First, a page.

Date: Mon, 17 Dec 90 7:54:45 PST From: Martin A. Lodahl <pbmoss!malodah at PacBell.COM> Subject: Lambics, at Home? Greetings all. I'm just back from yer basic life-changing experience: an unstructured, largely unplanned tasting & study tour of Belgium. Brought back many pages of tasting notes, and more pages of notes taken at breweries, and as the embarrassingly crucial lacunae in them begin to become apparent, I can see my brewing studies turning in a new direction: lambics! So, some questions: has anyone (successfully) made (pseudo-) lambics at home? I don't mean going the whole route and leaving the bitter wort outside overnight in an uncovered pan to spontaneously begin fermenting, but rather culturing the biota (not just yeast, but bacteria, too!) from a bottle of gueuze or whatever, and pitching that in the usual way into a lambic-like wort? Has anyone yet seen Jean-Xavier Guinard's book on lambics, in the "Classic Beer Styles" series? I'm hoping it can fill in some of the holes in my notes. And those holes are pretty critical: while I have some guidelines, I have no information on how thick the mash is, or what the rests are, in the 2.5 hours between its 122F start and its 167F finish. I also have no information at all on present sparging techniques, but a fascinating book I picked up at the brewers' guild hall in the Grand' Place in Brussels ("Les Memoires de Jef Lambic", Editions La Technique Belge, undated) suggests that in the 1880's the first runnings and the sparge were boiled & fermented separately, the beer made from sparge called "mars". Mars and "lambic" (from the first runnings) were later recombined, with some candy-sugar syrup added, to make faro. The information I did get was fascinating, to me, at least. The grist is a combination of malted barley and UNMALTED wheat, with proportions ranging from 50%:50% to 65% malt:35% wheat. The malt looks like 2-row, and tasted not fully modified (steely tips), presumably to maximize enzyme content. The hops seem pretty uniformly to be aged 3 years, and in the one bale I had access to smelled like Northern Brewer. The inoculation vessel Michael Jackson writes so lyrically about is nothing more nor less than a coolship, placed in an attic with louvred walls. I've always been suspicious of coolships, as I didn't see how agitation of hot wort in the presence of oxygen could be avoided, but at the Cantillon brewery in Brussels, the pump used to move the wort upstairs from the boiling kettle seems sized to move the wort slowly and gently enough to minimize oxidation. The Cantillon brewery, at 56 Rue Gheude in Anderlecht (a suburb of Brussels) is WELL WORTH SEEING. On Saturdays they offer a tour for BF50 (same price charged by the museum at the brewers' hall, which is not worth the trouble, in my opinion), between 10 AM and 5 PM. Not knowing this, I came wandering in on a Tuesday, and they essentially gave me the run of the place! Friends, it was grand. In that one day I gathered more useful & interesting information than the rest of the trip combined. So, here I am, collating my notes and trying to come up with a test recipe. Another question: in the Memoires de Jef Lambic, he says his father (a mid-19th century lambic brewer) obtained the following yields: "Comme le faro etait fait du melange de ces deux bieres, on en obtenait finalement 460 litres pour cent kilos de froment et d'orge. Il fallait donc 22 kilos de grains pour un hectolitre de faro et 40 kilos de grains pour hectolitre de lambic ..." Can anyone give me a pointer to how I might convert that to an approximate specific gravity? Another approach, it occurs to me, might be to scale the figures given to a 5 gallon batch, and just use his method of handling first runnings & sparge separately, using a rather thin mash. Any suggestions? = Martin A. Lodahl Pac*Bell Minicomputer Operations Support Staff = = malodah at pbmoss.Pacbell.COM Sacramento, CA 916.972.4821 = = If it's good for ancient Druids, runnin' nekkid through the wuids, = = Drinkin' strange fermented fluids, it's good enough for me! 8-) = Return to table of contents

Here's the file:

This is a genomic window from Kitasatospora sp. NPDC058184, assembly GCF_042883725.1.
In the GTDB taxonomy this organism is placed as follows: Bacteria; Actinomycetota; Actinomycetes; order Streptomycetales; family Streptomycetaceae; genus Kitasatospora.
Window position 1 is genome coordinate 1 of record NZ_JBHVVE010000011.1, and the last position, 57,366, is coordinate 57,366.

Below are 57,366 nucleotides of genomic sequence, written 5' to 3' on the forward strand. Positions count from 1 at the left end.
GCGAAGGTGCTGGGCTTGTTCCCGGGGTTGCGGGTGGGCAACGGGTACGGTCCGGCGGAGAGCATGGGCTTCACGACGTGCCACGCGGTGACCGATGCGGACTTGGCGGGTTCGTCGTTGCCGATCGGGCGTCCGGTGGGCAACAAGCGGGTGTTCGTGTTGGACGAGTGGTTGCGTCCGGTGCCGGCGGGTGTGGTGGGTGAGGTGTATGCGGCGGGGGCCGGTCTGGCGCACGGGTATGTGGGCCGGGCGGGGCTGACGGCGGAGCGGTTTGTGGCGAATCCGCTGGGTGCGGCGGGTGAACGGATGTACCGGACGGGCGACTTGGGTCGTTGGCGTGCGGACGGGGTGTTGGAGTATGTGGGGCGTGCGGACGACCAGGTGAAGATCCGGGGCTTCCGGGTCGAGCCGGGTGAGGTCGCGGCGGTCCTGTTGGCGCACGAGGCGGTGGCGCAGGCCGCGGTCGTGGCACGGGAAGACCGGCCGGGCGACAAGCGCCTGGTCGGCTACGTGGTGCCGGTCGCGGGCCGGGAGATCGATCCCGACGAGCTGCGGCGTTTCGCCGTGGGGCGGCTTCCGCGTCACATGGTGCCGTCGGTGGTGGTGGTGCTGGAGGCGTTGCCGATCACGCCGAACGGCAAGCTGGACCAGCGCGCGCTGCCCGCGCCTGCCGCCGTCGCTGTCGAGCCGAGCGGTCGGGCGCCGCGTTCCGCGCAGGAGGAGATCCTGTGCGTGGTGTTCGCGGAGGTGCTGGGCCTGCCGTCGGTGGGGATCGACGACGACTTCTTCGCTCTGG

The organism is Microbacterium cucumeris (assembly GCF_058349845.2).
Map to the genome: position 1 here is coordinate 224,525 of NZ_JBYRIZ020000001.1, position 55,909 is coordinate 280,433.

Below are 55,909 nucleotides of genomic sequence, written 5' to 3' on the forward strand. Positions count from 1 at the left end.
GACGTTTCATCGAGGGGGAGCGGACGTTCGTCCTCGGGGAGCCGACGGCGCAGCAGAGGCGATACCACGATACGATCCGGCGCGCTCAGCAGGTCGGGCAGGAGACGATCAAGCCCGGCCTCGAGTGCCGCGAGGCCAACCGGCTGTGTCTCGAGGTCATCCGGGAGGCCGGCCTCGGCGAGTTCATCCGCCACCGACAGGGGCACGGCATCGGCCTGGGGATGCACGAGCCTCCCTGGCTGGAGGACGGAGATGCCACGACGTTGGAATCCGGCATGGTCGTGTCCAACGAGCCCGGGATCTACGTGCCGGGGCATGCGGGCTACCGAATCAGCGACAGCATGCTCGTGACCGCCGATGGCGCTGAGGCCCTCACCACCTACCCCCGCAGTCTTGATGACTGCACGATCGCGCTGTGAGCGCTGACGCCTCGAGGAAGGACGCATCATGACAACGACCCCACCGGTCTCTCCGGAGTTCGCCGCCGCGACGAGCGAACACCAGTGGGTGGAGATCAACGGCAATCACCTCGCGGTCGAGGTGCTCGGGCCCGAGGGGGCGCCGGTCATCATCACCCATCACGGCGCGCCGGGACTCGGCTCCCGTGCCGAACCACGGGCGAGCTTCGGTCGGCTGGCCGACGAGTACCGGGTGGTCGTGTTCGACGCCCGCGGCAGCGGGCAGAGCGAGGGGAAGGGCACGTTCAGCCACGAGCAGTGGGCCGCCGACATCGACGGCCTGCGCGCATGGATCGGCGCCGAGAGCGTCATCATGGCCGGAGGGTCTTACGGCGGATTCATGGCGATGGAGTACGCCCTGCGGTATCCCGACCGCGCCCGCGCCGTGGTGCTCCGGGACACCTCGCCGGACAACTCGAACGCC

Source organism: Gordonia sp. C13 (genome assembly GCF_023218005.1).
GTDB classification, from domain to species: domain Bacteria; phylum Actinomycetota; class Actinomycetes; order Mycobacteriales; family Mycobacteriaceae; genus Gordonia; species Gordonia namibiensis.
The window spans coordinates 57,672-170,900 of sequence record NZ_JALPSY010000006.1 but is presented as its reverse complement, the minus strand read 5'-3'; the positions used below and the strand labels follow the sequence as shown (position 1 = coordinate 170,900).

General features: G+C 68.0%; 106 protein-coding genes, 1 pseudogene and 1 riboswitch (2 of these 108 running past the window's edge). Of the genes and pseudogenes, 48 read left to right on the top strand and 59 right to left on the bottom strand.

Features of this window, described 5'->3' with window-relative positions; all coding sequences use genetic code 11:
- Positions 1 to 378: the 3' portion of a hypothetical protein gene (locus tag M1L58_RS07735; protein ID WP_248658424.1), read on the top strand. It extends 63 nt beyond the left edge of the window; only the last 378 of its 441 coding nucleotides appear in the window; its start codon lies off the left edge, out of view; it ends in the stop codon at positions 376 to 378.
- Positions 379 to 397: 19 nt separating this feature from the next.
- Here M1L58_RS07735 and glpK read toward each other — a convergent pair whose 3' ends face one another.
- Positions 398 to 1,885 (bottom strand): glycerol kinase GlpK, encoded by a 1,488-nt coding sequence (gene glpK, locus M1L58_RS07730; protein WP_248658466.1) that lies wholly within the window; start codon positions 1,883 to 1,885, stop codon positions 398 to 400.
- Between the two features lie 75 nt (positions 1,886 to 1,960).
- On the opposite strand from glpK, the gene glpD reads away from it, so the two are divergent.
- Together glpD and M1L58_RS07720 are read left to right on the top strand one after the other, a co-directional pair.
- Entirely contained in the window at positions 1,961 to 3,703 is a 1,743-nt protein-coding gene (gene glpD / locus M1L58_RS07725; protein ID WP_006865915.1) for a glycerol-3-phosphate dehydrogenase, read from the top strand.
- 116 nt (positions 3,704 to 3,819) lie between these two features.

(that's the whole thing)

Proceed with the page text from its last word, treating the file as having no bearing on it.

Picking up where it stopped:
Date: Mon, 17 Dec 90 09:58:22 PST From: mcnally at wsl.dec.com Subject: Enzyme additives After three batches with disturbingly low extraction rates, I've begun to wonder whether the 2-row I'm using is sufficiently diastatic to deal with specialty malts. For example, yesterday's batch was 6 lbs. 2-row, 3 lbs. wheat, and 1 lb. dextrin malt. The OG is about 53; I was shooting for *at least* 60. I know that 6-row is more diastatic, but (according to Dave Miller) it is also higher in polyphenols and other undesirables. As an alternative, I am wondering if anyone has ever used enzymes added from a jar. I don't really know what I'm talking about, but I do know that I've seen little jars at my local homebrew supply labeled "amylase enzyme". Is this some sort of cheap dirty trick? Are there bad side-effects? - -------------------------------------------------------------------------- Mike McNally mcnally at wsl.dec.com Digital Equipment Corporation Western Software Lab Return to table of contents